High-dose erythropoietin and hypothermia for hypoxic-Ischemic encephalopathy: A phase II trial

Yvonne W. Wu, Amit M. Mathur, Taeun Chang, Robert C. McKinstry, Sarah B. Mulkey, Dennis E. Mayock, Krisa P. Van Meurs, Elizabeth E. Rogers, Fernando F. Gonzalez, Bryan A. Comstock, Sandra E. Juul, Michael E. Msall, Sonia L. Bonifacio, Hannah C. Glass, An N. Massaro, Lawrence Dong, Katherine W. Tan, Patrick J. Heagerty, Roberta A. Ballard

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OBJECTIVE: To determine if multiple doses of erythropoietin (Epo) administered with abstract hypothermia improve neuroradiographic and short-term outcomes of newborns with hypoxic-ischemic encephalopathy. METHODS: In a phase II double-blinded, placebo-controlled trial, we randomized newborns to receive Epo (1000 U/kg intravenously; n = 24) or placebo (n = 26) at 1, 2, 3, 5, and 7 days of age. All infants had moderate/severe encephalopathy; perinatal depression (10 minute Apgar <5, pH <7.00 or base deficit ≥15, or resuscitation at 10 minutes); and received hypothermia. Primary outcome was neurodevelopment at 12 months assessed by the Alberta Infant Motor Scale and Warner Initial Developmental Evaluation. Two independent observers rated MRI brain injury severity by using an established scoring system. RESULTS: The mean age at first study drug was 16.5 hours (SD, 5.9). Neonatal deaths did not significantly differ between Epo and placebo groups (8% vs 19%, P = .42). Brain MRI at mean 5.1 days (SD, 2.3) showed a lower global brain injury score in Epo-treated infants (median, 2 vs 11, P = .01). Moderate/severe brain injury (4% vs 44%, P = .002), subcortical (30% vs 68%, P = .02), and cerebellar injury (0% vs 20%, P = .05) were less frequent in the Epo than placebo group. At mean age 12.7 months (SD, 0.9), motor performance in Epotreated (n = 21) versus placebo-treated (n = 20) infants were as follows: Alberta Infant Motor Scale (53.2 vs 42.8, P = .03); Warner Initial Developmental Evaluation (28.6 vs 23.8, P = .05). CONCLUSIONS: High doses of Epo given with hypothermia for hypoxic-ischemic encephalopathy may result in less MRI brain injury and improved 1-year motor function.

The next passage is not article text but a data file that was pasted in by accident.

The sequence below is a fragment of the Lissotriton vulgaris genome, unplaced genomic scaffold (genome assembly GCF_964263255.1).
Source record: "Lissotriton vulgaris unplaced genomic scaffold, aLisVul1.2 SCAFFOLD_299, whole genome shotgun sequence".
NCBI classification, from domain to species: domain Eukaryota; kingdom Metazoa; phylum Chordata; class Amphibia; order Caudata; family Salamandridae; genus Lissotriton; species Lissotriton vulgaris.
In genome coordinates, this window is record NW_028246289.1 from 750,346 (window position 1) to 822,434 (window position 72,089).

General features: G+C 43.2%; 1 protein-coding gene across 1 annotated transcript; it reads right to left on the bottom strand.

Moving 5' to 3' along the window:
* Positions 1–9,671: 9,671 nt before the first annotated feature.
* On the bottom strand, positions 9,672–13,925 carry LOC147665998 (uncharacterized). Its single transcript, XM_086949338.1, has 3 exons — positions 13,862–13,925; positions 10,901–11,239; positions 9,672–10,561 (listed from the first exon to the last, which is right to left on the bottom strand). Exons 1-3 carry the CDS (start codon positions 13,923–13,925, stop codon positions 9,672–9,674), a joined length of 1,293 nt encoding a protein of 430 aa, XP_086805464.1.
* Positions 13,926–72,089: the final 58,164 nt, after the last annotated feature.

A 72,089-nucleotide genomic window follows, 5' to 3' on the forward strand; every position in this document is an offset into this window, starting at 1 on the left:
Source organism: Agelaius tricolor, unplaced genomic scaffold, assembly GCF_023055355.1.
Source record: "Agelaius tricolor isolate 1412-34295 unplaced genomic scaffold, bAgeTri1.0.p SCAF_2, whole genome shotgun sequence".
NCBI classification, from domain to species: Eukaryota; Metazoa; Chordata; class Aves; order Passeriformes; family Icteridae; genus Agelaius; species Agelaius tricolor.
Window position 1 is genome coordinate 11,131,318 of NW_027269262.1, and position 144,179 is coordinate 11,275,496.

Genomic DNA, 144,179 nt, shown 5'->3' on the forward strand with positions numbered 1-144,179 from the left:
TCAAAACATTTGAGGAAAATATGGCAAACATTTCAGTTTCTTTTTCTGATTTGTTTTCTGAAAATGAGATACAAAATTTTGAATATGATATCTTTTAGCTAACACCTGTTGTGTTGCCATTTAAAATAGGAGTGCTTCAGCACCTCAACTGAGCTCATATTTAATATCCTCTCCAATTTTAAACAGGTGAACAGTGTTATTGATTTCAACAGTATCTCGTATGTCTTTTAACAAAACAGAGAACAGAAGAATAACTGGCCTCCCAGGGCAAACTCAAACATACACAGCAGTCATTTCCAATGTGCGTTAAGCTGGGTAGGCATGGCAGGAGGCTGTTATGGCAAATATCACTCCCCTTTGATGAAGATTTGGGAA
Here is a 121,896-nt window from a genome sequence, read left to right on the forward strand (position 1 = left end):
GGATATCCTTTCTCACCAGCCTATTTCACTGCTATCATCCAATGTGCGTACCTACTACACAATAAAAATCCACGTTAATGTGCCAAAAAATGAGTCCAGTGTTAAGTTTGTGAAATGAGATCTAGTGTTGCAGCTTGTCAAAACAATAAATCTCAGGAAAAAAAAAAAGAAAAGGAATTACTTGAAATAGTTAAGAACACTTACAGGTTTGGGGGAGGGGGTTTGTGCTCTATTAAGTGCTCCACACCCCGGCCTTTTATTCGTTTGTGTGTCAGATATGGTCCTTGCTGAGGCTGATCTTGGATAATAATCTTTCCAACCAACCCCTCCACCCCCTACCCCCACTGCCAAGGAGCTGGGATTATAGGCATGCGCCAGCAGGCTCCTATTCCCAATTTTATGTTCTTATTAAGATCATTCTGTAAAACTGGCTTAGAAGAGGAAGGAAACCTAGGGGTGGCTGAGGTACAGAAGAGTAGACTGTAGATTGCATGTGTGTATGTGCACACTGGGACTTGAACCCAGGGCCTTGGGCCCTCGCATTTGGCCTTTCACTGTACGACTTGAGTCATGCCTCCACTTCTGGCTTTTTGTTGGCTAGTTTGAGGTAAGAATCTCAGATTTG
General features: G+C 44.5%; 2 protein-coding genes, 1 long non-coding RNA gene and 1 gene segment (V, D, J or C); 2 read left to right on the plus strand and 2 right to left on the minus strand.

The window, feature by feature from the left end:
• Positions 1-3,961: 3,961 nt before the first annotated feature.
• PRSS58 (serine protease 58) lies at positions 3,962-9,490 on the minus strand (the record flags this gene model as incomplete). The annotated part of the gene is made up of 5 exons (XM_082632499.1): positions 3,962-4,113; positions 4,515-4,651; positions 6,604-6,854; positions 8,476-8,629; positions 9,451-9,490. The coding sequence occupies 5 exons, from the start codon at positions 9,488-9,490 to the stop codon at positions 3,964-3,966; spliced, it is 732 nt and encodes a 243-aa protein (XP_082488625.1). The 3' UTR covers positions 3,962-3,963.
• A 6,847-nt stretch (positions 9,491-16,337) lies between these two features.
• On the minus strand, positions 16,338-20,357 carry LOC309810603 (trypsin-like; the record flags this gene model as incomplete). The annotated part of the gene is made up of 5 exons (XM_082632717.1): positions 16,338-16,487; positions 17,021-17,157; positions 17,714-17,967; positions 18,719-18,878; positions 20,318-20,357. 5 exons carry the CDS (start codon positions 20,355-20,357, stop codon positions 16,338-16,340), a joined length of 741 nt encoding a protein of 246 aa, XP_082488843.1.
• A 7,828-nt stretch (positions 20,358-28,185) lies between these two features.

Original languageEnglish
Article numbere20160191
Issue number6
StatePublished - Jun 2016


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